This year at VM Productions we bid our final farewell to the wonderfully spooky Halloween season and celebrate “#Noirvember” (a celebration of Film Noir, throughout November) with Michelangelo Antonioni’s Blow Up (1966), a work that combines traditional Film noir cinematic elements with postmodern social commentary. The film was nominated for multiple Academy Awards, BAFTAs, and Golden Globes including Best Director, Best Original Screenplay, Best British Cinematography, and Best English Language Foreign Film. Music by Herbie Hancock. Antonioni won the Grand Prix at the 1967 Cannes Film Festival. Part psychological thriller and part art film, BlowUp stars David Hemmings and Vanessa Redgrave and explores the boundaries between life, death, and voyeurism.
Thomas (played by David Hemmings) lives a posh life as a “Swinging London” fashion photographer whose artistic antics serve as partial future character inspiration for Mike Meyer’s famed portrayal of Austin Powers. His days are filled with snapping sultry photos of (and often sleeping with) countless young, beautiful women or spending small fortunes on antique propellers and landscape paintings. The young photographer floats through life behind the detached haze of a lens, embodying the classic flâneur as he strolls through London capturing photos of city life. However, it seems that his gaze stretches too far once he photographs a couple in the park and encounters a woman (Vanessa Redgrave) who catalyzes his involvement in a murder. Thomas slinks through dark alleys and shadowed streets as he begins to suspect that he is being followed (à la true Film noir fashion). Despite these cinematic elements, the plot soon deviates from what is expected of a murder mystery.
It is at this point that BlowUp breaks from the standard Film noir format. Rather than focus on the details of the “who, what, when, how, and why?” of the murder itself, the film’s suspense is drawn from Thomas’ reaction to his predicament and growing fixation on photographing the murdered corpse for his art/fashion book. He wanders aimlessly and agitated through town (growing sweatier and sweatier with each passing scene), driving his luxury car, absentmindedly attending a Yardbirds concert, and finally wandering into an artist friend’s classical “60s” cannabis-fueled soirée. Soon after, the film resolves with a rather ambiguous encounter between Thomas and a group of young mimes, leaving the viewer to draw his or her own conclusions about the fate of the photographer.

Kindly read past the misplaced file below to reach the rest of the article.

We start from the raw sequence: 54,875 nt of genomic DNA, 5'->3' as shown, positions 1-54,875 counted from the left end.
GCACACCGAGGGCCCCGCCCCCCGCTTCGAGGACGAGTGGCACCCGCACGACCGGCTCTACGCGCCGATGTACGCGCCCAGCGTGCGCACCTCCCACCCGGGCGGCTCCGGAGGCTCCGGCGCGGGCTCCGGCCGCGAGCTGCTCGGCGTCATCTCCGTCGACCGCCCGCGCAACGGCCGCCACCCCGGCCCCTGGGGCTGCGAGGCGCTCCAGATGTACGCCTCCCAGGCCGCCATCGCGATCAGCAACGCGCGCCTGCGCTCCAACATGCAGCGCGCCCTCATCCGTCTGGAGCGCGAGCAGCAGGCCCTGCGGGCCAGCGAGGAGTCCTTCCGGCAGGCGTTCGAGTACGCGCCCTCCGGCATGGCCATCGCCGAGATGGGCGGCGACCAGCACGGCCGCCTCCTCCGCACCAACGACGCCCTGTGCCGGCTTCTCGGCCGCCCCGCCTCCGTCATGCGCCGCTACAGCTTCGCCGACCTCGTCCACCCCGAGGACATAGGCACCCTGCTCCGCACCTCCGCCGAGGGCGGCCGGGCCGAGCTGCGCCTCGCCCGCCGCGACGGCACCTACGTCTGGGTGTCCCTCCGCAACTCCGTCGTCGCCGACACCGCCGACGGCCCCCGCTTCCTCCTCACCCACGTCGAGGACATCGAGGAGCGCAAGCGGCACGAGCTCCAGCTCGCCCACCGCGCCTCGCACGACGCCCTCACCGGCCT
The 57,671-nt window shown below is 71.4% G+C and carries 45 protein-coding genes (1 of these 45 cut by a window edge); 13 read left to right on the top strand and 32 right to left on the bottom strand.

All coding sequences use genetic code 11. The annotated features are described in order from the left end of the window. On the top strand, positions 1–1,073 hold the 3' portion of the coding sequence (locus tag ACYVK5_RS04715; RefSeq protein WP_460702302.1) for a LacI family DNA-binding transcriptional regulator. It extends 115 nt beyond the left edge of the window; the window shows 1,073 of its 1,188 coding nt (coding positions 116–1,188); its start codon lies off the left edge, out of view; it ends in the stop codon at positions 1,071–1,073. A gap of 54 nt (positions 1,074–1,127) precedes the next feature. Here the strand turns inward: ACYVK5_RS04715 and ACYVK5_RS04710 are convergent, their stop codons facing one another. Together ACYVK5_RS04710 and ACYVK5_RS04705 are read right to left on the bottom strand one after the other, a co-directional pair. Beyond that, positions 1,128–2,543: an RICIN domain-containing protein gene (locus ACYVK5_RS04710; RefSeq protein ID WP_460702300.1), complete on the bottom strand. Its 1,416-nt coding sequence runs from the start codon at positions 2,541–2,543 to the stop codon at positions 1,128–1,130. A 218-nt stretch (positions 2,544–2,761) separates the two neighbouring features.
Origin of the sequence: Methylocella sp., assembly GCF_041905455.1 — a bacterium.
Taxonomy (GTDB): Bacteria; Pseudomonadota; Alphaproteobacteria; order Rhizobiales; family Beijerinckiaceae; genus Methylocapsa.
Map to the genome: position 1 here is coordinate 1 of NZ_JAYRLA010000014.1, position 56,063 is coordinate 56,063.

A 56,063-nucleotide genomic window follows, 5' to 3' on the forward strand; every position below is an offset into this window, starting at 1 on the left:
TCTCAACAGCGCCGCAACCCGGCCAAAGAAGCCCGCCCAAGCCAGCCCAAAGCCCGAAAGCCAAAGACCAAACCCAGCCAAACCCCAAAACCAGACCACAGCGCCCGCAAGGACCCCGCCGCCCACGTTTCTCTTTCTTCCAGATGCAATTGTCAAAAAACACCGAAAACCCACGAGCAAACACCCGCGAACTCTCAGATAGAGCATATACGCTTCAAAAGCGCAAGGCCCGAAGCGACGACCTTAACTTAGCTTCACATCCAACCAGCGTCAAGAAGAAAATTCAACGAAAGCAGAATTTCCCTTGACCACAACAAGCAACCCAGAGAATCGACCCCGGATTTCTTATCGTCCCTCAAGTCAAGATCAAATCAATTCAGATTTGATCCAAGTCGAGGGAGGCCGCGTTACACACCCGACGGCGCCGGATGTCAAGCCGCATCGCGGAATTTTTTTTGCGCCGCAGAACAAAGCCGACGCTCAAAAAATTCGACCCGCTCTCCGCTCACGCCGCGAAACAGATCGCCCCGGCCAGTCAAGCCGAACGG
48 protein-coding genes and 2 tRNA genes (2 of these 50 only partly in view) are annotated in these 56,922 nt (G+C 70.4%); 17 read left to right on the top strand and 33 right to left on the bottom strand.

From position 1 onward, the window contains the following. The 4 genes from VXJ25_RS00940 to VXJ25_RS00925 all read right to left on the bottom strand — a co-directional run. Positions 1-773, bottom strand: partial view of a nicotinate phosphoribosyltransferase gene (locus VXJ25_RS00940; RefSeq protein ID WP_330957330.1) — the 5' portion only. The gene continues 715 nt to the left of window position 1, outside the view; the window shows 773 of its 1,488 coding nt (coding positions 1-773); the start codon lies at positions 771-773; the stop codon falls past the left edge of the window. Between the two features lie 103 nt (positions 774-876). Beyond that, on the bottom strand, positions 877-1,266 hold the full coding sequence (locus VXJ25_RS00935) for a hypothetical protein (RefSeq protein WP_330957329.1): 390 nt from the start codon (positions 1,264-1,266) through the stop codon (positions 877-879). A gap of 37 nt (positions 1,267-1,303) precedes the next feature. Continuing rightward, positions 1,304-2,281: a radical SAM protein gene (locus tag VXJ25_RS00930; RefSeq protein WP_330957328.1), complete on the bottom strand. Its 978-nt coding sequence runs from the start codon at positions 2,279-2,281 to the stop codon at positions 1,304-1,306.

While BlowUp’s plot as a whole may initially seem too ambiguous, it is teeming with poignant postmodern and existential metaphors. In the beginning, Thomas is obsessed with capturing images of life for the sake of creating art but does so on a superficial level. He photographs life but does not truly live it himself, save for the occasional fling or lavish purchase. Even when confronted with discovering a murder, he only concerns himself with the merely aesthetic benefits of the victim. His embodiment of the classic Male Gaze (wielding power over society via his photographic judgment) paradoxically causes him to fall short in life. However, rather than stretching too far when discovering the murder, his gaze finally extends far enough to ignite his journey toward selfdiscovery. It is not until the final scene involving the young mimes that the audience sees a visible change in Thomas’ demeanor. Watching them deeply engaged in the mere act of truly living and enjoying life moves Thomas and seems to shift his perspective on the human experience. In this way, BlowOut effectively blends two very distinct film genres into one narrative and thus serves as an extremely effective film with its own unique perspective.
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